Today on the blog I am welcoming Charnaie Gordon from Here Wee Read. She’s dropping some knowledge about diversity, books and instilling confidence in your children.
From the time I was a child, growing up in a homogeneous neighborhood in Connecticut, I was always intrigued by “the other.” I wanted to know more about the upper working-class, whose vibrant way of life I witnessed every week when parents dropped off their kids at school.
In my neighborhood, grown-ups would be out on the sidewalk drinking beer, while kids were playing double Dutch, “kick the can” or listening to radios on full blast.
In the back of my mind I would always wonder what “other” children witnessed in their neighborhoods compared to mine.
“Other” meaning children who were of a different race or culture than mine.
I turned to books to help me understand more about other cultures, races, and classes. I was curious about the types of foods they ate, what kind of jobs they had and how they lived their day-to-day lives. This burning curiosity I’ve had with learning about diversity still hasn’t subsided even in my adult years.
Each time I can learn about a different culture I feel so enriched and enlarged.
Now that I’m raising two kids to be future adults in a world of diversity, it’s important for me to allow them to have opportunities to be around others who are different from them on a regular basis. I want them to understand that people are people – regardless of differences.
At the same time, I want to teach them to be accepting and kind while they explore their curiosity just like I did at a young age.
So how can you instill confidence in your child when they don’t look like you? And why is diversity and representation so important?
One of the easiest and best ways to instill confidence in your child (regardless of race) is through books.
Books can help you have conversations about race, diversity, self-esteem, having pride in your culture/heritage, and so much more. One of the most important things parents raising children can do is to fully acknowledge race and color instead of acting like color doesn’t exist.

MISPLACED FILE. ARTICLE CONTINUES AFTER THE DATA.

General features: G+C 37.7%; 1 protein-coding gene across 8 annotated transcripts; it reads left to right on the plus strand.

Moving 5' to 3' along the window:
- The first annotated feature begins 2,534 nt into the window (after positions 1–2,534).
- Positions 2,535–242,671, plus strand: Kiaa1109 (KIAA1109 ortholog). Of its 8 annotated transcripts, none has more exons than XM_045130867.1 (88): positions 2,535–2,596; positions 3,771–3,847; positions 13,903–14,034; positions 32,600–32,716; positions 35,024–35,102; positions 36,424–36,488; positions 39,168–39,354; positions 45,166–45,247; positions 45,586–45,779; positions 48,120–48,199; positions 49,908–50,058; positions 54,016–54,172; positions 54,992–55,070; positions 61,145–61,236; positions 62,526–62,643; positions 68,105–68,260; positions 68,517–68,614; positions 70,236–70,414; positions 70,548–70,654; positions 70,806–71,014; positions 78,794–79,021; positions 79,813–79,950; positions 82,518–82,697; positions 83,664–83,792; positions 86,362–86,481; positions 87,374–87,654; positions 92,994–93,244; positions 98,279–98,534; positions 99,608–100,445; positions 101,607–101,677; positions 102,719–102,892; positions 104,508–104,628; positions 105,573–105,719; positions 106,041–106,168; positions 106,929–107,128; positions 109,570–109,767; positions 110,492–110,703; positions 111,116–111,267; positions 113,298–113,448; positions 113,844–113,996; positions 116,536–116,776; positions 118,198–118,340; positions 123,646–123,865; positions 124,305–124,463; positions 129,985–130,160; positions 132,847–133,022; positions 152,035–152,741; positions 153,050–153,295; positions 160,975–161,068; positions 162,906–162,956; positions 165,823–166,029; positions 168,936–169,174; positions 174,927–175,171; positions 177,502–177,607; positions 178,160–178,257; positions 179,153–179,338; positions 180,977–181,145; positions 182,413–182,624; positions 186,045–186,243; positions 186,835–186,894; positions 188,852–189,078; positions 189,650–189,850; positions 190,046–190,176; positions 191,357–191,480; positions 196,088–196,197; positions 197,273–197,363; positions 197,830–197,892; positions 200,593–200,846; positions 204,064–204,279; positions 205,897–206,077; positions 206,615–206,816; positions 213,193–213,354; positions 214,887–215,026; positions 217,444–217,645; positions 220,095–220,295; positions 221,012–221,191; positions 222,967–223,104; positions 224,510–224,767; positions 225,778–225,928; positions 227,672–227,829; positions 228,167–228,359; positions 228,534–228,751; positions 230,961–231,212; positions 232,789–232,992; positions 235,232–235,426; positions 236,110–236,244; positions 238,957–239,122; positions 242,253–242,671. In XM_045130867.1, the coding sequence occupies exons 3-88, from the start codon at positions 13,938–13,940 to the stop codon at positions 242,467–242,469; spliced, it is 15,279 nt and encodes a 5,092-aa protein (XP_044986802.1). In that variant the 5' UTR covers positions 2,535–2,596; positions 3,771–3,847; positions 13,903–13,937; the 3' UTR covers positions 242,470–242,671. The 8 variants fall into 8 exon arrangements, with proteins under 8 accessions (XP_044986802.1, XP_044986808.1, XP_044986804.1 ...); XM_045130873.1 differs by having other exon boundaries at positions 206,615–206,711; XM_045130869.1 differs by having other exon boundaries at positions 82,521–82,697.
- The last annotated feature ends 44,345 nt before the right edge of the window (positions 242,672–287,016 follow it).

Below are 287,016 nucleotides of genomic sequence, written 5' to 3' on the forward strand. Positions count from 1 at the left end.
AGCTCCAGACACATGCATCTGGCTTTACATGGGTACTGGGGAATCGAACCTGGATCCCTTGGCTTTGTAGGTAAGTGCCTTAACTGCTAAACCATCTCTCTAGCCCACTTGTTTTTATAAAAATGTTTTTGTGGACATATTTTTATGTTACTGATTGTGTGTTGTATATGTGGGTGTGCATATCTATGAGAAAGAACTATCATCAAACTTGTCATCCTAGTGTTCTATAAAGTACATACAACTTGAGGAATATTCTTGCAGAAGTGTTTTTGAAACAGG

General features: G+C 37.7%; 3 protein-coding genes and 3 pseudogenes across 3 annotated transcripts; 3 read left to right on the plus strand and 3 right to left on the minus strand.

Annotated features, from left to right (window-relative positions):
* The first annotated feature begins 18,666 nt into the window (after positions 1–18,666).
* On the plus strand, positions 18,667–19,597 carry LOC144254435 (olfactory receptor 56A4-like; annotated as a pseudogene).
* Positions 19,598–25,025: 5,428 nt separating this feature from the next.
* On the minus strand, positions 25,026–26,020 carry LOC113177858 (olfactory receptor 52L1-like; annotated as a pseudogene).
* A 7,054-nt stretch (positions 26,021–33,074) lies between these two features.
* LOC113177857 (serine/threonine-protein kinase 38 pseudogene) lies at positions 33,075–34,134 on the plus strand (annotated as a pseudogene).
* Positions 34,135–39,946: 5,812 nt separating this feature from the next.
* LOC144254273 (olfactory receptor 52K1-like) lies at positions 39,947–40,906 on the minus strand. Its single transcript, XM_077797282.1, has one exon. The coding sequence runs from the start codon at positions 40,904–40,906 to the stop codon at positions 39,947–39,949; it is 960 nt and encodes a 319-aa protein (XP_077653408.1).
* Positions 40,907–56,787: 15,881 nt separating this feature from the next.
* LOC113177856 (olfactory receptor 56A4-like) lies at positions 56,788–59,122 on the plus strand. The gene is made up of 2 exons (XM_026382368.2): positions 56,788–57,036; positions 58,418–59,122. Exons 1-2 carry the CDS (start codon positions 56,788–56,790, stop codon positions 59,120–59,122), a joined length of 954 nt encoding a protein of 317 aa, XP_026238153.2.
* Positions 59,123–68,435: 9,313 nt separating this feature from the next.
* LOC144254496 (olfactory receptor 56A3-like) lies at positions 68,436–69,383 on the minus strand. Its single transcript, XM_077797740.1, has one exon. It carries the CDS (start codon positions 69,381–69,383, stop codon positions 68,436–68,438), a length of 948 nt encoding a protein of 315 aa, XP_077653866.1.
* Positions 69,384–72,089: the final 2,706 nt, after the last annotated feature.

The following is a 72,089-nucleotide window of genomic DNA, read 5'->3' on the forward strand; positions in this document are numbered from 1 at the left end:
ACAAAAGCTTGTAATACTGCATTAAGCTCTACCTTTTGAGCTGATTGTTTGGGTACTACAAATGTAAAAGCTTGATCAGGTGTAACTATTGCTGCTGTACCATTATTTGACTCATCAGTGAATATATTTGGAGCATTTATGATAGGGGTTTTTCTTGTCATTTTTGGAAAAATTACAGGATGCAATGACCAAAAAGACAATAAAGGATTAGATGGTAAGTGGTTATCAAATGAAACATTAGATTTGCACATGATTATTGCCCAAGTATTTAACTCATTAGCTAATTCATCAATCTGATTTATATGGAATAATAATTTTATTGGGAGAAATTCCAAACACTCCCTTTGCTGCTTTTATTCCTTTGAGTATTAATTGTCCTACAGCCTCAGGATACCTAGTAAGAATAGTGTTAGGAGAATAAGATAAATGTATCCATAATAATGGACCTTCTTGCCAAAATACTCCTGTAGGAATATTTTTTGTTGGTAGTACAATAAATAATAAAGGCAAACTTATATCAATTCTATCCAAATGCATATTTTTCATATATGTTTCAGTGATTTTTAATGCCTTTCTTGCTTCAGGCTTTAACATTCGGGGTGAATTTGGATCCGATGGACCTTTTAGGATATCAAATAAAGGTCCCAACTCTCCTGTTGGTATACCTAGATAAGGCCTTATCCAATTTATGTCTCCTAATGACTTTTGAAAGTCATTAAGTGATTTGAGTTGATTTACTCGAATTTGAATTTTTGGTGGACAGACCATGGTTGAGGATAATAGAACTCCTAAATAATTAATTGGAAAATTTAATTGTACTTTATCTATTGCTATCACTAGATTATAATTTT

Unfortunately, racism is still very much alive today so having open conversations with children about race early on will help you to instill confidence in your child. It helps them to easily be accepting of others different from them.
I like to provide my children with enriching reading experiences that showcase a full spectrum of diverse and inclusive books. Reading books that serve as mirrors with characters that look like them reflected on the pages back at them, helps confirm their existence and their potential.
Reading books that serve as windows with characters that are different from them, helps provide a glimpse into other people’s lives.
When searching for books I’m mindful to choose books which include children with differences (whether it’s hair texture or skin color, glasses, special needs, etc.).
Having diversity in literature is important because it helps people become more compassionate towards others and allows them to help push the lever toward true equality.
Diversity can allow us to see beyond the superficial outward differences and look deeper for common interests, similar likes/dislikes, values, beliefs, and attitudes.
It opens a myriad of options and spaces to discuss any and all ideas we might have. Being able to empathize and sympathize with diverse characters means that we as people are more open to understanding others in general. It is a crucial aspect to promote, more so in the time and place we live in today.
We all have a story to tell.
Instilling confidence in your child shows them that they can achieve anything regardless of their differences.
Simply put, a lack of diversity can hinder a child’s ambitions and aspirations of the underrepresented while they are still young and their minds are impressionable. I want my children to know that excellence can look like them, too!
Even something as seemingly small as a similar hairstyle can reaffirm the way people see themselves — and encourage them to value have confidence in their uniqueness.
Just ask little August, a pre-K student in Sugarland, Texas at Lakeview Elementary School. Her teacher, Leigh Bishop, recently wore the same exact hairstyle as hers to school after complementing her on how much she liked her hair. This is just one example of how to remind children how special, unique and important they are.
The main thing for parents to remember (especially those raising children who look different from them) is to choose books, toys, games or other products with intent and purpose.
Want to learn more about Charnaie?
She is a wife, mom of two, computer programmer by day, blogger/influencer by night, self-proclaimed lifelong learner, podcast junkie and Distinguished Toastmaster. Her blog, Here Wee Read, is where she is currently expressing her creativity and passion for reading, diverse literature, and literacy. Charnaie also is a contributing writer for Brightly and Laila Ali’s Lifestyle Blog.
You can join Charnaie’s online reading academy before it fully launches in the coming months! Members of her group receive access to use brand partner discounts to use on products geared towards parents raising children of color, access to attend her online author/illustrator chats, and access to her private Facebook community of like-minded people all passionate about diversity and inclusion.